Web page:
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Dr Raluca Petrican

Dr Raluca Petrican


3.17, Tower Building, 70 Park Place, Cardiff, CF10 3AT


I am particularly interested in the relationship between individual differences in episodic memory (i.e., memory for previously experienced events) and cognitive control processes. Specifically, I seek to understand how this relationship is reflected in the brain, as well as how it changes across the lifespan and in mood disordered populations.

My work has two broad objectives. One is to characterize patterns of change and stability in the brain mechanisms underlying cognitive control and episodic memory across typical lifespan development. Such information can then be used to test whether age-specific versus age-invariant mechanisms relevant to episodic memory and cognitive control make distinguishable contributions to the emergence and maintenance of mood-related problems.

A second objective is to characterize the role of genetic and environmental factors in shaping the relationship between cognitive control and episodic memory processes. I am particularly interested in understanding typical patterns of co-adaptation in the brain architecture supporting episodic memory in members of long-term biologically related and unrelated dyads. One goal is to characterize the role of these adaptation mechanisms in optimal interpersonal functioning among healthy individuals. A second goal is to probe the specificity of such co-adaptation mechanisms by comparing the neural profiles of dyads in which one member had been diagnosed with a neuropsychiatric, neurodevelopmental or neurodegenerative disorder that interferes with affective expression and/or experience.


Undergraduate Education

Hon. BSc Psychology & Drama, University of Toronto (2004)

Postgraduate Education

PhD Psychology, University of Toronto (2010) Thesis “Gaze control as a marker of self-other differentiation: Implications for sociocognitive functioning and close relationship quality” (Prof. M. Moscovitch)


Postdoctoral fellow (2011-2019) Rotman Research Institute (University of Toronto: Profs. C. Grady, B. Levine)

















Year 2

Abnormal and Clinical Psychology/Perception, Attention and Action (academic tutorials);  Thinking, Emotion and Consciousness (practicals)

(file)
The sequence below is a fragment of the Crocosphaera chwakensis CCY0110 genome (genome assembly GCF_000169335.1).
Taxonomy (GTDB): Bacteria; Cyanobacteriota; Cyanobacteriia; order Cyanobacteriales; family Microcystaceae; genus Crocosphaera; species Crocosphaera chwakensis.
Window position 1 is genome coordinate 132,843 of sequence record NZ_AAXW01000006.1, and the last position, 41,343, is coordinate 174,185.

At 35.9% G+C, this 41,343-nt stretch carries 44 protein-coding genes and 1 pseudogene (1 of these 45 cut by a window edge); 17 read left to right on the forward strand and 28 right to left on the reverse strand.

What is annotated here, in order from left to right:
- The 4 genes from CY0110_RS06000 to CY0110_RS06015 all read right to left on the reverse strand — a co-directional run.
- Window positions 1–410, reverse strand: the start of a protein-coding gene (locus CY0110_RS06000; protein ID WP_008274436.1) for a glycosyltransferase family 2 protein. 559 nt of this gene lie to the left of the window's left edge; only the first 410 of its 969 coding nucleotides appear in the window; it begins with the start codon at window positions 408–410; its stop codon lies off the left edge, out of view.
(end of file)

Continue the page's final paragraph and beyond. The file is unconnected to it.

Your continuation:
Placement Year               

Occupational Placement (Coordinator Team member; university supervisor of placement students)

Final Year                       

Final Year Research Project (supervisor)

MSc in Neuroimaging           

Research Project (supervisor); Research Design and Analysis in Neuroimaging (fMRI computing)

I also act as a Personal Tutor for students across all the BSc years.

Current research

Early life adversity and lifespan neurocognitive development

Early life adversity (e.g., poverty, high family conflict, maltreatment by a caregiver) has been consistently linked to affective and cognitive problems in youth. Nonetheless, some can overcome, at least partially, the handicap of life hostilities. Importantly, even for these youths, current evidence suggests that the effect of previous adversities on cognition and affect is not silenced, but merely delayed and likely to manifest during older adulthood in the form of accelerated cognitive aging and increased susceptibility to dementia.

Ongoing projects follow two lines of inquiry. One seeks to understand how genetic risk and early life adversity interact to predict affective vulnerability and atypical neurodevelopment in adolescence, as well as dementia risk in older adulthood. A second aims to characterise the reversibility of neurocognitive outcomes following early life adversity as a function of genetic resilience and later exposure to positive social environments.


Past students

Natalie Jones, MSc

Chloe Apsey, MSc